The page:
Published on September 29th, 2015 | By: April Gocha, PhD0
Other materials stories that may be of interestPublished on September 29th, 2015 | By: April Gocha, PhD
[Image above] Credit: NIST
Using metallic osmium in experimentation, an international group of researchers have demonstrated that ultra-high pressures cause core electrons to interplay, which results in experimentally observed anomalies in the compression behavior of the material. Researchers believe that the ability to affect core electrons—which do not participate in chemical bonding—in metals like osmium will open new opportunities in the search for new states of matter and the synthesis of materials with unique properties that do not exist at ambient conditions.
New research led by scientists from the Department of Energy’s SLAC National Accelerator Laboratory and Stanford University shows how individual atoms move in trillionths of a second to form wrinkles on a three-atom-thick material. Revealed by a brand new “electron camera,” one of the world’s speediest, this unprecedented level of detail could guide researchers in the development of efficient solar cells, fast and flexible electronics and high-performance chemical catalysts.
A catalyst being developed by researchers at the DOE’s Oak Ridge National Lab could overcome one of the key obstacles still preventing automobile engines from running more cleanly and efficiently. The mixed oxide catalyst could solve the longstanding problem of inhibition, in which nitrogen oxides, carbon monoxide and hydrocarbons effectively clog the catalyst designed to cleanse a vehicle’s exhaust stream. Now, however, ORNL’s low-cost catalyst composed of copper oxide, cobalt oxide and cerium oxide shows considerable promise when tested in simulated exhaust streams.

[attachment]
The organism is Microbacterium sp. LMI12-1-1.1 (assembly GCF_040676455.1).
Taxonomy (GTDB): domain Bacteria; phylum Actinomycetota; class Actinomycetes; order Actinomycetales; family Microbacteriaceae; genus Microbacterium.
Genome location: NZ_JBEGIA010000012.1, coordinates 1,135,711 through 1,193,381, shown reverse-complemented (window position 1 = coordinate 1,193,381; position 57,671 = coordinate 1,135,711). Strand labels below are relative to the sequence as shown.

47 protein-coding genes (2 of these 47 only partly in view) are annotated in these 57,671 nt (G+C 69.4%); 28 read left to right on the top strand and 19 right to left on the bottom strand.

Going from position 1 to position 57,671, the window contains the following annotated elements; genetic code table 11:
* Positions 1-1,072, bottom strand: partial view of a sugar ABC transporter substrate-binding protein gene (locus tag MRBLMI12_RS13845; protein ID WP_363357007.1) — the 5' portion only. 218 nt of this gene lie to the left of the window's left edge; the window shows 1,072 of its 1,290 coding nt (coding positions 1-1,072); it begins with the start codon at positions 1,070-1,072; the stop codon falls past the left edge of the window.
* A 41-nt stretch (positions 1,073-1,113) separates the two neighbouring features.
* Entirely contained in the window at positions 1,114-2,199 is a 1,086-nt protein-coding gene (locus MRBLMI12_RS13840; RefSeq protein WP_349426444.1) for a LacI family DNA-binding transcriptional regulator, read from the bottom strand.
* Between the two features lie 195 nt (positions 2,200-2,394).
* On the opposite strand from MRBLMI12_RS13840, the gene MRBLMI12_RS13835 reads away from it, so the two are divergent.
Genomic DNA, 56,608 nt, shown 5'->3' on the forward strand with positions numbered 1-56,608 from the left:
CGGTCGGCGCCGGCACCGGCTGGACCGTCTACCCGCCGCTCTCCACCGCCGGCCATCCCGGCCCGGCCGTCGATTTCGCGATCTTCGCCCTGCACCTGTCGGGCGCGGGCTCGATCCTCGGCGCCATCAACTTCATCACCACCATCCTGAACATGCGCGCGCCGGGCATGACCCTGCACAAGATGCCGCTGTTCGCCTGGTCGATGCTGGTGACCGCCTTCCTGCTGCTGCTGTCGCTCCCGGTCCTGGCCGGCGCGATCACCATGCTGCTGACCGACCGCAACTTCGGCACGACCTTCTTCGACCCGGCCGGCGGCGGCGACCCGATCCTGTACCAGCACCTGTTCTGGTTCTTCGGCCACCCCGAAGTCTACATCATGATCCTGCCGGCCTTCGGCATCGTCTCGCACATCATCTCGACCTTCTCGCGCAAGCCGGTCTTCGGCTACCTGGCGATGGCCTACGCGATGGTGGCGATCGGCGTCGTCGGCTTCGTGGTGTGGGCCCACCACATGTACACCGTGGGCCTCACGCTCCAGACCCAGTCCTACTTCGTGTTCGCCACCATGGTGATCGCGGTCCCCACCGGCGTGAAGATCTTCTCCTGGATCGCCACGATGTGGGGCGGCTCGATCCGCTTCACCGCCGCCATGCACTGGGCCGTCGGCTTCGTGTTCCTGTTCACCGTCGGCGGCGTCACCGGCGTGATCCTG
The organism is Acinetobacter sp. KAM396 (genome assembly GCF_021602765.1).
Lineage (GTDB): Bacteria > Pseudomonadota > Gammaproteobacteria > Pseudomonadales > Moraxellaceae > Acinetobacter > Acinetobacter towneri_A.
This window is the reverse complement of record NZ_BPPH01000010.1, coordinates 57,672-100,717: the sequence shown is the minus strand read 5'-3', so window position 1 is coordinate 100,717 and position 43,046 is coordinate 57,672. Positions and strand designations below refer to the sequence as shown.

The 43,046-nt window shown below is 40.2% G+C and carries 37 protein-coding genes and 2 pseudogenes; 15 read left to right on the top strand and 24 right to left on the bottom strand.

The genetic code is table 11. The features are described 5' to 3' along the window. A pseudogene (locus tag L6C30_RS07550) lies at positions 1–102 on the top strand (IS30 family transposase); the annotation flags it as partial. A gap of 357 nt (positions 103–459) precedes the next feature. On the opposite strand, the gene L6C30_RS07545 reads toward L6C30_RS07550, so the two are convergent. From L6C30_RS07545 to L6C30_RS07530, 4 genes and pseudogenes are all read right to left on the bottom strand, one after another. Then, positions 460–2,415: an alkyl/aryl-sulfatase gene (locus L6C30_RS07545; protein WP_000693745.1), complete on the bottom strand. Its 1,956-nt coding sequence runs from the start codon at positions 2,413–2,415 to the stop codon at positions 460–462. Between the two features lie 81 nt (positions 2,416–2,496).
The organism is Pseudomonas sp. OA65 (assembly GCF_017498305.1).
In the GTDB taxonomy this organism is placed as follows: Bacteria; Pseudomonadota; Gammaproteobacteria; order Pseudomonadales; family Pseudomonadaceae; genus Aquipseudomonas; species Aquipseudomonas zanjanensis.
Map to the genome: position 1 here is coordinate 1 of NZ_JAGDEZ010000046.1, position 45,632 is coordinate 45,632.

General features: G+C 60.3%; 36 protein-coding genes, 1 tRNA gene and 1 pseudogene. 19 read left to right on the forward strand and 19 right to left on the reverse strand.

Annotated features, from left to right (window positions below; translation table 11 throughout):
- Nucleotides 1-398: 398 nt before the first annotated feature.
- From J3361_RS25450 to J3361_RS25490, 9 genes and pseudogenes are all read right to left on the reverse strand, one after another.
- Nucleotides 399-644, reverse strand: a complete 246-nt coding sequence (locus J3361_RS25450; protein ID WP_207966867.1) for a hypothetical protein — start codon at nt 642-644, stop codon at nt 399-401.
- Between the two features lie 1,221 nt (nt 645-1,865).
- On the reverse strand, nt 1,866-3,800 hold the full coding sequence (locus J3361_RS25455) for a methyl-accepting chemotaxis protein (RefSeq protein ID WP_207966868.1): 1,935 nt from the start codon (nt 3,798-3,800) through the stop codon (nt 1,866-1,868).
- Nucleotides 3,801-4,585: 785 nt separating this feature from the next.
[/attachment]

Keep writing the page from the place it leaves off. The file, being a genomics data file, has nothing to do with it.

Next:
Virginia Tech chemical engineers have developed a new approach that will “significantly accelerate materials discovery.” The findings reveal a unique model that enables fast and accurate prediction of novel alloy materials for efficient chemical conversions. With their model and their design approach, they have identified a few promising copper multi-metallics with a higher energy conversion efficiency and possibly higher selectivity in carbon dioxide electro-reduction to ethylene, an extremely useful chemical in industry for making plastics.
Researchers have discovered a new stretchable, transparent conductor that can be folded or stretched and released, resulting in a large curvature or a significant strain, at least 10,000 times without showing signs of fatigue. Fatigue is a common problem for researchers trying to develop a flexible, transparent conductor, making many materials that have good electrical conductivity, flexibility and transparency wear out too quickly to be practical. The new material, produced by grain boundary lithography, solves that problem.
A research and development and manufacturing hub based on a new generation of specialty glass products for the global science and medical equipment market was announced at the University of Adelaide. The hub is part of a new landmark collaboration agreement between Trajan Scientific and Medical and the University of Adelaide. The strategic collaboration will help scientists commercialize their research into products that ultimately benefit human health and wellbeing.
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